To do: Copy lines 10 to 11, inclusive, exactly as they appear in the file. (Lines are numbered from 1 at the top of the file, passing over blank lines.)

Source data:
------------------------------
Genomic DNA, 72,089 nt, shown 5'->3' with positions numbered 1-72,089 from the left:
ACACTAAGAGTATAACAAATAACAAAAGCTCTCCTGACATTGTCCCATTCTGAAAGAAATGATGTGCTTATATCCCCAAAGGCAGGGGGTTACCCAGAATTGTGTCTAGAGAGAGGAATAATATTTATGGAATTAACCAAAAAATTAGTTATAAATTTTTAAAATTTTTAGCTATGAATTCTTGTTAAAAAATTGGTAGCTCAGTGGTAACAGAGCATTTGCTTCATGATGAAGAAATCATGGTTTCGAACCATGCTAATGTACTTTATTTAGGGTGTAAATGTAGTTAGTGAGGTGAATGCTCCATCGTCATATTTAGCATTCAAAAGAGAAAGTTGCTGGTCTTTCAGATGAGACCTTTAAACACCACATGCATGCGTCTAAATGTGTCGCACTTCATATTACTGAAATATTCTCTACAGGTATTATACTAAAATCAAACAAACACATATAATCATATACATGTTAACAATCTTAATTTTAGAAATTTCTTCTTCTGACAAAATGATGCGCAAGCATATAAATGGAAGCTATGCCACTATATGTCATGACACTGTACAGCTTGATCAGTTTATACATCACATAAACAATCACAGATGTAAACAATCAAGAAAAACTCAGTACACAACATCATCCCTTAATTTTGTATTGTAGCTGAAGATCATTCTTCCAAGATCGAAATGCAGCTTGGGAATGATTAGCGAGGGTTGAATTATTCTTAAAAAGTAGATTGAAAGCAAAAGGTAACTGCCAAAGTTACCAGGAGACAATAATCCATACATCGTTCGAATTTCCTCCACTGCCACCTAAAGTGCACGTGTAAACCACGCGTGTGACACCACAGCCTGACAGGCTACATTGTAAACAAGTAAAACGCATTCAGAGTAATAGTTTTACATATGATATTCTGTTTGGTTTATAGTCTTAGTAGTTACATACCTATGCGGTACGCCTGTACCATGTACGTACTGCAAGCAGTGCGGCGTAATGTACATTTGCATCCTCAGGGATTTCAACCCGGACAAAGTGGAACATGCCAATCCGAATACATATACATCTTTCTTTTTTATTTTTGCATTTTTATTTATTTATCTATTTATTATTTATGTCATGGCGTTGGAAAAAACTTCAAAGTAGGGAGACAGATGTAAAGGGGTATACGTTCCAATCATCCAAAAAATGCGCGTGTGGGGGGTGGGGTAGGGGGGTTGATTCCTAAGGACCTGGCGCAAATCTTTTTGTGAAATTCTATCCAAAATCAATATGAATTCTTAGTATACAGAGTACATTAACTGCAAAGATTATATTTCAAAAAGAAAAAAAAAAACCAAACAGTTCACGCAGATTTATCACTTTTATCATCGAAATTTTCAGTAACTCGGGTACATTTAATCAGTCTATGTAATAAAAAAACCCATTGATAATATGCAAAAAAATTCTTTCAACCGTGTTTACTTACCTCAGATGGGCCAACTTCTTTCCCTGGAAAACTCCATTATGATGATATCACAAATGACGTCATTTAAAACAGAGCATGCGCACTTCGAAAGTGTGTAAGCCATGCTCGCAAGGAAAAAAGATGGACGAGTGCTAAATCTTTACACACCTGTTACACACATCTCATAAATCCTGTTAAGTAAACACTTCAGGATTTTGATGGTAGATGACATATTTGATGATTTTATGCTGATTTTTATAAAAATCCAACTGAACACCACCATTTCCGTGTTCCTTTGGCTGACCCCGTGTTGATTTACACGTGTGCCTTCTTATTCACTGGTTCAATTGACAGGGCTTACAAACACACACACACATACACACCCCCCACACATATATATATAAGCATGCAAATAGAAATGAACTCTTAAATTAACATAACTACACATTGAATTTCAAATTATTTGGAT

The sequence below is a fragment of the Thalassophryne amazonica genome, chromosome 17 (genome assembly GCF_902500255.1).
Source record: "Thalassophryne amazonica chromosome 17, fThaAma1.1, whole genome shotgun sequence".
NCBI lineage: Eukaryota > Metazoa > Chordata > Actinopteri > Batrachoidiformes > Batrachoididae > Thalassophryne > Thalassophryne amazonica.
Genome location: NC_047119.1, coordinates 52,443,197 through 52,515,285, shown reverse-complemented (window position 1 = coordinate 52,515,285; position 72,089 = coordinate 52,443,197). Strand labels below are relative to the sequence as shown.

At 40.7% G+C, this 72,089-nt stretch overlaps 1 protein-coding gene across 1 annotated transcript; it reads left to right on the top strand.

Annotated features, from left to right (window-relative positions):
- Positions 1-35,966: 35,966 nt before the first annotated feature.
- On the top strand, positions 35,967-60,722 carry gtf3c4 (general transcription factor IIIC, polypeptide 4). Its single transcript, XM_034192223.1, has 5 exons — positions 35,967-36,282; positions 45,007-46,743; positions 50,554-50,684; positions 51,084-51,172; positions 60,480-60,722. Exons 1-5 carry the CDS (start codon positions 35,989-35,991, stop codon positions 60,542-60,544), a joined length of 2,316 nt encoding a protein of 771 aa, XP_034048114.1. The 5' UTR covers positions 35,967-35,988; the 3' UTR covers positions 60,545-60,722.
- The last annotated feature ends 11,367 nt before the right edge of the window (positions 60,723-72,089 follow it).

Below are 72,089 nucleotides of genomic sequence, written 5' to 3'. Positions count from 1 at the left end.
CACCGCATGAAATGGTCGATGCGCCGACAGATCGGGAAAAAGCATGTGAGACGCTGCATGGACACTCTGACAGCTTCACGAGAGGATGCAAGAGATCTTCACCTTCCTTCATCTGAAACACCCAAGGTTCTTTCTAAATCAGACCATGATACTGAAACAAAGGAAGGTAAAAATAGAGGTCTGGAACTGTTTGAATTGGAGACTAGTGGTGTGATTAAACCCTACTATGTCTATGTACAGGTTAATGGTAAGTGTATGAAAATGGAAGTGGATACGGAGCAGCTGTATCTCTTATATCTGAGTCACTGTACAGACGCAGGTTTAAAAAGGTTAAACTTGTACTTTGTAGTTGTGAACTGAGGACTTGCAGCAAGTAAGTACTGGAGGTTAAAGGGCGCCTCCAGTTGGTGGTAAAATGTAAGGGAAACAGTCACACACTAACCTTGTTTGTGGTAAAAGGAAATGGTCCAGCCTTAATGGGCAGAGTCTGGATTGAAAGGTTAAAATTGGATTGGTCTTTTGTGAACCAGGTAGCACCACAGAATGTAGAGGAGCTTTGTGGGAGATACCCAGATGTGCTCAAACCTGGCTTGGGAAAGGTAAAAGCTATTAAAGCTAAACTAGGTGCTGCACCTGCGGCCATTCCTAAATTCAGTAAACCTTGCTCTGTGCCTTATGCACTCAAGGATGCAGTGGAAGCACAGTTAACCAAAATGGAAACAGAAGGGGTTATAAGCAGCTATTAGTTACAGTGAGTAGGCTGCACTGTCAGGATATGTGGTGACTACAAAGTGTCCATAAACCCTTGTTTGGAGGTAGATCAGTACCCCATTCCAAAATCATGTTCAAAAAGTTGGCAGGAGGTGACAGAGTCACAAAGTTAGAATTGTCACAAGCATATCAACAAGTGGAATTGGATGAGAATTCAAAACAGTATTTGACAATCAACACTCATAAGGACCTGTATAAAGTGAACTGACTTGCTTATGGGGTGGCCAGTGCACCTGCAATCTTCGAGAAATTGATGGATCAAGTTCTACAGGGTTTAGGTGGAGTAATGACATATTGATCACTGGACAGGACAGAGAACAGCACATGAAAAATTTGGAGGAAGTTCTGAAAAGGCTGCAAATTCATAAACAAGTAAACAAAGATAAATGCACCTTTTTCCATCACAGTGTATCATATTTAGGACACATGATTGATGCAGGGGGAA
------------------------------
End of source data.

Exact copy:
- On the top strand, positions 35,967-60,722 carry gtf3c4 (general transcription factor IIIC, polypeptide 4). Its single transcript, XM_034192223.1, has 5 exons — positions 35,967-36,282; positions 45,007-46,743; positions 50,554-50,684; positions 51,084-51,172; positions 60,480-60,722. Exons 1-5 carry the CDS (start codon positions 35,989-35,991, stop codon positions 60,542-60,544), a joined length of 2,316 nt encoding a protein of 771 aa, XP_034048114.1. The 5' UTR covers positions 35,967-35,988; the 3' UTR covers positions 60,545-60,722.
- The last annotated feature ends 11,367 nt before the right edge of the window (positions 60,723-72,089 follow it).